b. California law does not in any event effect a taking of petitioner's property. According to petitioner, permitting the Union's representatives to "physically occupy" the property belonging to a free-standing retail store is a per se taking. Pet. 18. That contention cannot be squared with this Court's decision in PruneYard, which rejected the argument that the physical presence of third parties on property is "determinative" of the takings question. 447 U.S. at 83-84. Rather, the Court explained that there is no "unconstitutional infringement of * * * property rights under the Takings Clause" in circumstances where, as here, nothing suggests that permitting the activities in question (on property that the owner has otherwise made "open to the public at large") "will unreasonably impair the value or use of th[e] property," the owner may "adopt[] time, place, and manner regulations that will minimize any interference with its commercial functions," and the individuals who come onto the property conduct themselves in an "orderly" fashion. Ibid.7 The other decisions of this Court cited by petitioner (Pet. 19-20) likewise do not support its contention that a physical taking of property occurred here.8
Petitioner's suggestion (Pet. 21) that California law may effect a "regulatory" taking (rather than a physical occupation) under City of Monterey v. Del Monte Dunes at Monterey, Ltd., 526 U.S. 687 (1999), is likewise misplaced. In Del Monte Dunes, the Court concluded that the "rough-proportionality" test of Dolan v. City of Tigard, 512 U.S. 374 (1994), which "considers whether dedications demanded as conditions of development are proportional to the development's anticipated impacts," was "not designed to address, and is not readily applicable to, the much different questions arising where * * * the landowner's challenge is based not on excessive exactions but on denial of development." 526 U.S. at 703. The instant case, of course, does not involve a denial of the right to develop property.9




CONCLUSION

The petition for a writ of certiorari should be denied.

Respectfully submitted.


SETH P. WAXMAN
Solicitor General



LEONARD R. PAGE
General Counsel
LINDA SHER
Associate General Counsel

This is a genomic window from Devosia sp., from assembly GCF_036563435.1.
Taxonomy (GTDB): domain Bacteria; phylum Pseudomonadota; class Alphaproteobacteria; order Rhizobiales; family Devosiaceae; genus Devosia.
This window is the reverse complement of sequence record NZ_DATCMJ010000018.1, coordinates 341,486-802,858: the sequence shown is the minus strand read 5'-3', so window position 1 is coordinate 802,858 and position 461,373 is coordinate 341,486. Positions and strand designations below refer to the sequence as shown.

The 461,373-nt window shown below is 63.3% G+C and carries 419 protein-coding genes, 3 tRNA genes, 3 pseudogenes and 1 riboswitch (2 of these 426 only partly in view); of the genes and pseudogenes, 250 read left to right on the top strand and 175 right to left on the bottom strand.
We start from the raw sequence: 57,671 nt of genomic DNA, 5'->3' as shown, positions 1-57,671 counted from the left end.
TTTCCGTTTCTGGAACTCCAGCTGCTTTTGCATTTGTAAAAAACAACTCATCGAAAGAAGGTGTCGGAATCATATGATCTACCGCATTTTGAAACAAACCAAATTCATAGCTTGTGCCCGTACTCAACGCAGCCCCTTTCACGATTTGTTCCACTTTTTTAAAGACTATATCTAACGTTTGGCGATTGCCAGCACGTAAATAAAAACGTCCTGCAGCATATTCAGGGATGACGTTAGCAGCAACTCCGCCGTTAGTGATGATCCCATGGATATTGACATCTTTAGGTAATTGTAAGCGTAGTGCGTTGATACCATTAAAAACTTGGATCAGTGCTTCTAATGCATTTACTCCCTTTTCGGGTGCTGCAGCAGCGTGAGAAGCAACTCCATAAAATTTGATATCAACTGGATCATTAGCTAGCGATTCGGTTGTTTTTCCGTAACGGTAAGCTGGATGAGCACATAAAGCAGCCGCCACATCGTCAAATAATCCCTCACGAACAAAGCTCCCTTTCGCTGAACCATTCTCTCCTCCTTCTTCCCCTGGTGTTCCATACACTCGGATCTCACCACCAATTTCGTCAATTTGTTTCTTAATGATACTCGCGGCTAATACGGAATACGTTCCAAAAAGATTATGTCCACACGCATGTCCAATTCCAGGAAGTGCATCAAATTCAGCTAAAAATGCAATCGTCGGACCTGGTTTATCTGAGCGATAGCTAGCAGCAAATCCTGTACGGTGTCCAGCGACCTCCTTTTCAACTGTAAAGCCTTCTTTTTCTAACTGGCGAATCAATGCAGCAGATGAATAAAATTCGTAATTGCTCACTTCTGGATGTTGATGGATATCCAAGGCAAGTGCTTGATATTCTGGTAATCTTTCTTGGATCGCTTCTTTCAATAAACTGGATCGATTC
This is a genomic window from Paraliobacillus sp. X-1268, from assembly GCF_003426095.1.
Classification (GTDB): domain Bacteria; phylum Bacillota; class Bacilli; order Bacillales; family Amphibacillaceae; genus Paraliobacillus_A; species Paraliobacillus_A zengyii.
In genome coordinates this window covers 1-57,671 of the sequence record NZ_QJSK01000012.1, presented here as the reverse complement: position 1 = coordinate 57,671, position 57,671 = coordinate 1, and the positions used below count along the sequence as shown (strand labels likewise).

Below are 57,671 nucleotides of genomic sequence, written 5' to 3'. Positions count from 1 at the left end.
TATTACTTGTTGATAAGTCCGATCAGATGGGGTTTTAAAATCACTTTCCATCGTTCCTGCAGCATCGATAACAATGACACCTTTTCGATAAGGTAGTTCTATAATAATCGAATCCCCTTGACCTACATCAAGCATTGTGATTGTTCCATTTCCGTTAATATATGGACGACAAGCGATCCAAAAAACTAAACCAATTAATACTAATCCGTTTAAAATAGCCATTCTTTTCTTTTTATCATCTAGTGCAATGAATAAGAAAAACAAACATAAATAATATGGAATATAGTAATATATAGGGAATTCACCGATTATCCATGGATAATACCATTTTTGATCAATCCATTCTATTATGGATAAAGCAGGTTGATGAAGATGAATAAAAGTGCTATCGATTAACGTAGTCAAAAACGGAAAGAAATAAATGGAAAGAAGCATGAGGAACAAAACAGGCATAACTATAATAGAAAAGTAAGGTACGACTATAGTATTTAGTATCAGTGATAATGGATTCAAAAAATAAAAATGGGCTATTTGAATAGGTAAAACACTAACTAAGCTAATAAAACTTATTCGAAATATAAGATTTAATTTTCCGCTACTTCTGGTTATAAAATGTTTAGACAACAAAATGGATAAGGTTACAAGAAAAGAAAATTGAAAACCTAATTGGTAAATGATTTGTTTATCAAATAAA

NORTON J. COME
Deputy Associate General
Counsel
JOHN EMAD ARBAB
Attorney
National Labor Relations
Board



MARCH 2000






1 Petitioner operates the supermarket pursuant to a lease agreement with another entity, Canned Foods, Inc., which in turn leases the building and surrounding real property from the owner, Read Properties. Pet. App. B2, C15 n.1.

2 See, e.g., D'Alessandro's, Inc., 292 N.L.R.B. 81, 83 (1988) (picketing and handbilling by nonemployees of employer, informing the public that employer is nonunion and requesting customers to patronize unionized stores, "clearly is concerted activity that falls within the 'mutual aid or protection' language of Section 7" of the Act, 29 U.S.C. 157); Bristol Farms, Inc., 311 N.L.R.B. 437, 438 n.8 (1993) (such activity is "clearly protected" by the second proviso to Section 8(b)(7)(C) of the Act, 29 U.S.C. 158(b)(7)(C), which permits "any picketing or other publicity for the purpose of truthfully advising the public (including consumers) that an employer does not employ members of, or have a contract with, a labor organization").

3 In Lechmere, this Court reaffirmed the general rule of NLRB v. Babcock & Wilcox Co., 351 U.S. 105 (1956). As the Court explained in Lechmere, when the exercise of Section 7 rights by nonemployee union representatives conflicts with private property rights, "an employer may validly post his property against nonemployee distribution of union literature," except where "the inaccessibility of employees makes ineffective the reasonable attempts by nonemployees to communicate with them through the usual channels." See 502 U.S. at 531-538.

4 In Thunder Basin, this Court explained: "The right of employers to exclude union organizers from their private property emanates from state common law, and while this right is not superseded by the NLRA, nothing in the NLRA expressly protects it. To the contrary, this Court consistently has maintained that the NLRA may entitle union employees to obtain access to an employer's property under limited circumstances." 510 U.S. at 217 n.21. See also note 3, supra.